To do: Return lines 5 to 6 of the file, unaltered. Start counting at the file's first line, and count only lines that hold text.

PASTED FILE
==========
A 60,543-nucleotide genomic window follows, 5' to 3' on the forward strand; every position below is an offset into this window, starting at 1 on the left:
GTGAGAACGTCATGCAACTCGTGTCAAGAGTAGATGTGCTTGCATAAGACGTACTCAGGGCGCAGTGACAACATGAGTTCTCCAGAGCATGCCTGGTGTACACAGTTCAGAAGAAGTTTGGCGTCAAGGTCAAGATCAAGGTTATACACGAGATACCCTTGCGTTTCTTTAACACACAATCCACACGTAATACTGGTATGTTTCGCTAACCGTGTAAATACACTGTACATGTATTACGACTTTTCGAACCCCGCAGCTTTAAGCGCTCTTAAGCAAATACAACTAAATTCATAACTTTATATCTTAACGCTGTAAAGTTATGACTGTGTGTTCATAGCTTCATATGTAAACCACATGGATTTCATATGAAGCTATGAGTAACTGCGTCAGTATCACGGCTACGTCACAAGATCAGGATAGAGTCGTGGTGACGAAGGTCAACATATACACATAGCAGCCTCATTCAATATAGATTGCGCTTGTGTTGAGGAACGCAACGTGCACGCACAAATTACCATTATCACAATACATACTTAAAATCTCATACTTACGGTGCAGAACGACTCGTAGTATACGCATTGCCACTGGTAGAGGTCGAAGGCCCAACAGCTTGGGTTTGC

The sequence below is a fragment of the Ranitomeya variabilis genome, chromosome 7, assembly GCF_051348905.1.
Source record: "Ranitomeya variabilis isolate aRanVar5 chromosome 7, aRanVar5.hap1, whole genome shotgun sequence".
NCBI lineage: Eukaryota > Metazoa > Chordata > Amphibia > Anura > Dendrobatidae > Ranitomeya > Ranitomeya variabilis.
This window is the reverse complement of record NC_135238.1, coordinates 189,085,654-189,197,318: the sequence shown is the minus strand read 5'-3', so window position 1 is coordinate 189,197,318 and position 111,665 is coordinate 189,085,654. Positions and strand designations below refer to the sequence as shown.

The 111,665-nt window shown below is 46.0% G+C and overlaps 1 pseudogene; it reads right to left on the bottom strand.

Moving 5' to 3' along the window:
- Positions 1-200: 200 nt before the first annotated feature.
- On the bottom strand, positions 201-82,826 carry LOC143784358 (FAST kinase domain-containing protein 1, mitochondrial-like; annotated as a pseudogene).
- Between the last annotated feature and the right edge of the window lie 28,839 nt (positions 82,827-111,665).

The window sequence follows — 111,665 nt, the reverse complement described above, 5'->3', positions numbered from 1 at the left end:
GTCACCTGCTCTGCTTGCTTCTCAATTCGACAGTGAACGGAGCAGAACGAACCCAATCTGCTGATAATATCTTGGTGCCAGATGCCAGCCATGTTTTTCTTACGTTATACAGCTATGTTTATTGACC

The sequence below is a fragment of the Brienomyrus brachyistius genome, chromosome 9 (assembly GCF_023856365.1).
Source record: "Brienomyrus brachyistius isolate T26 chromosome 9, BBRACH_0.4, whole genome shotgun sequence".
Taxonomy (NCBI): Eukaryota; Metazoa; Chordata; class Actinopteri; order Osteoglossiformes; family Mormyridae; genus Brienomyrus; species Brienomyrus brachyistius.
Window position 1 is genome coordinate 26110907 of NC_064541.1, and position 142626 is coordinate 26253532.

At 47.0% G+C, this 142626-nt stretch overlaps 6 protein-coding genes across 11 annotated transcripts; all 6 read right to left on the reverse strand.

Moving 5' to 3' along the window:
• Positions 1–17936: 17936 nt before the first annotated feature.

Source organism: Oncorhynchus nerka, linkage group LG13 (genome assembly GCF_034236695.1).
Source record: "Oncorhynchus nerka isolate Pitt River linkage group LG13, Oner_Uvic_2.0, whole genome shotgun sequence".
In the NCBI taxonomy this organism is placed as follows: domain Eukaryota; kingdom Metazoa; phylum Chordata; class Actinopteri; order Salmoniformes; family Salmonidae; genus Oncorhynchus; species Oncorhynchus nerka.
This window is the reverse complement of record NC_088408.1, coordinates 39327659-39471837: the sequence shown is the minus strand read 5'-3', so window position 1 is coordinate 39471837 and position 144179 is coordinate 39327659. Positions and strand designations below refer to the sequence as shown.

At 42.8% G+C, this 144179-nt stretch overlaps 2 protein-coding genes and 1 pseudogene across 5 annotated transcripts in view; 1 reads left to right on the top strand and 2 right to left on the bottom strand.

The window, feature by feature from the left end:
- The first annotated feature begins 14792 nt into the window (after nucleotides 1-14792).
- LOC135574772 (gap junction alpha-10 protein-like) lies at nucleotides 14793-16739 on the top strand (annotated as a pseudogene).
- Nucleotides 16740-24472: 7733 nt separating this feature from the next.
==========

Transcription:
NCBI lineage: Eukaryota > Metazoa > Chordata > Amphibia > Anura > Dendrobatidae > Ranitomeya > Ranitomeya variabilis.
This window is the reverse complement of record NC_135238.1, coordinates 189,085,654-189,197,318: the sequence shown is the minus strand read 5'-3', so window position 1 is coordinate 189,197,318 and position 111,665 is coordinate 189,085,654. Positions and strand designations below refer to the sequence as shown.